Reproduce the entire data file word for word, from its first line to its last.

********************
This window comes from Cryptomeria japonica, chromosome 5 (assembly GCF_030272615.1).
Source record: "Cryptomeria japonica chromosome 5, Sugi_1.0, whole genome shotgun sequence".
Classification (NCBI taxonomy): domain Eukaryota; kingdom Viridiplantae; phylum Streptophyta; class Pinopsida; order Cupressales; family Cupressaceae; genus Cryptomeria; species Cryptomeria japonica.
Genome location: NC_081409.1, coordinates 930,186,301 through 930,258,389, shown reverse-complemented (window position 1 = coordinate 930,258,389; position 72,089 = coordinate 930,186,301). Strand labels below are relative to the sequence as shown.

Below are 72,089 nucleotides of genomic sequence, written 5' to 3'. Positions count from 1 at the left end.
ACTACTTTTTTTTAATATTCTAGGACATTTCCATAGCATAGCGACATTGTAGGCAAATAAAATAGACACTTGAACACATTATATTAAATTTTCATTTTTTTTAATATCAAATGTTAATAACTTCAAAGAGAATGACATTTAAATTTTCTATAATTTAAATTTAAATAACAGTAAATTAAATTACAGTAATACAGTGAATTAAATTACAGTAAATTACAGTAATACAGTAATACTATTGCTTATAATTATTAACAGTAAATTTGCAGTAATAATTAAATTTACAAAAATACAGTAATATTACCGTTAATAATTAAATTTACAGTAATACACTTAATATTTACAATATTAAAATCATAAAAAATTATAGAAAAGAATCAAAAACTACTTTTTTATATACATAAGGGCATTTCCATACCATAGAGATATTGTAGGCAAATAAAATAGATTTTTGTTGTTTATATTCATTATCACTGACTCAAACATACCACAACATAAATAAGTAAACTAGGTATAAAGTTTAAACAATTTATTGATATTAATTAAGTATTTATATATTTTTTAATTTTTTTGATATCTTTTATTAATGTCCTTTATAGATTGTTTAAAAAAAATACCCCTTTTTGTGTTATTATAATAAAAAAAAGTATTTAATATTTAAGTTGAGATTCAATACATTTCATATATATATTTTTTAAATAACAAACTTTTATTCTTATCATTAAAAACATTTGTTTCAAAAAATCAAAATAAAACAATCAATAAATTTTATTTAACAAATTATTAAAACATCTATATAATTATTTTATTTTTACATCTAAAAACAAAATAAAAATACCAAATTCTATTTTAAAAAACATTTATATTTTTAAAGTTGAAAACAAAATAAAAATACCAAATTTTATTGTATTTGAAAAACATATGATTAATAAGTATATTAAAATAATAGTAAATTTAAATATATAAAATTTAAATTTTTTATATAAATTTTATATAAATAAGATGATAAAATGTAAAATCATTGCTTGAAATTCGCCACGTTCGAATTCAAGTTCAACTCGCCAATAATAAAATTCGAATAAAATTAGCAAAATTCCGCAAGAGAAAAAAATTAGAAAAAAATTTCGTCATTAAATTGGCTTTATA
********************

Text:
This window comes from Cryptomeria japonica, chromosome 5 (assembly GCF_030272615.1).
Source record: "Cryptomeria japonica chromosome 5, Sugi_1.0, whole genome shotgun sequence".
Classification (NCBI taxonomy): domain Eukaryota; kingdom Viridiplantae; phylum Streptophyta; class Pinopsida; order Cupressales; family Cupressaceae; genus Cryptomeria; species Cryptomeria japonica.
Genome location: NC_081409.1, coordinates 930,186,301 through 930,258,389, shown reverse-complemented (window position 1 = coordinate 930,258,389; position 72,089 = coordinate 930,186,301). Strand labels below are relative to the sequence as shown.

Below are 72,089 nucleotides of genomic sequence, written 5' to 3'. Positions count from 1 at the left end.
ACTACTTTTTTTTAATATTCTAGGACATTTCCATAGCATAGCGACATTGTAGGCAAATAAAATAGACACTTGAACACATTATATTAAATTTTCATTTTTTTTAATATCAAATGTTAATAACTTCAAAGAGAATGACATTTAAATTTTCTATAATTTAAATTTAAATAACAGTAAATTAAATTACAGTAATACAGTGAATTAAATTACAGTAAATTACAGTAATACAGTAATACTATTGCTTATAATTATTAACAGTAAATTTGCAGTAATAATTAAATTTACAAAAATACAGTAATATTACCGTTAATAATTAAATTTACAGTAATACACTTAATATTTACAATATTAAAATCATAAAAAATTATAGAAAAGAATCAAAAACTACTTTTTTATATACATAAGGGCATTTCCATACCATAGAGATATTGTAGGCAAATAAAATAGATTTTTGTTGTTTATATTCATTATCACTGACTCAAACATACCACAACATAAATAAGTAAACTAGGTATAAAGTTTAAACAATTTATTGATATTAATTAAGTATTTATATATTTTTTAATTTTTTTGATATCTTTTATTAATGTCCTTTATAGATTGTTTAAAAAAAATACCCCTTTTTGTGTTATTATAATAAAAAAAAGTATTTAATATTTAAGTTGAGATTCAATACATTTCATATATATATTTTTTAAATAACAAACTTTTATTCTTATCATTAAAAACATTTGTTTCAAAAAATCAAAATAAAACAATCAATAAATTTTATTTAACAAATTATTAAAACATCTATATAATTATTTTATTTTTACATCTAAAAACAAAATAAAAATACCAAATTCTATTTTAAAAAACATTTATATTTTTAAAGTTGAAAACAAAATAAAAATACCAAATTTTATTGTATTTGAAAAACATATGATTAATAAGTATATTAAAATAATAGTAAATTTAAATATATAAAATTTAAATTTTTTATATAAATTTTATATAAATAAGATGATAAAATGTAAAATCATTGCTTGAAATTCGCCACGTTCGAATTCAAGTTCAACTCGCCAATAATAAAATTCGAATAAAATTAGCAAAATTCCGCAAGAGAAAAAAATTAGAAAAAAATTTCGTCATTAAATTGGCTTTATA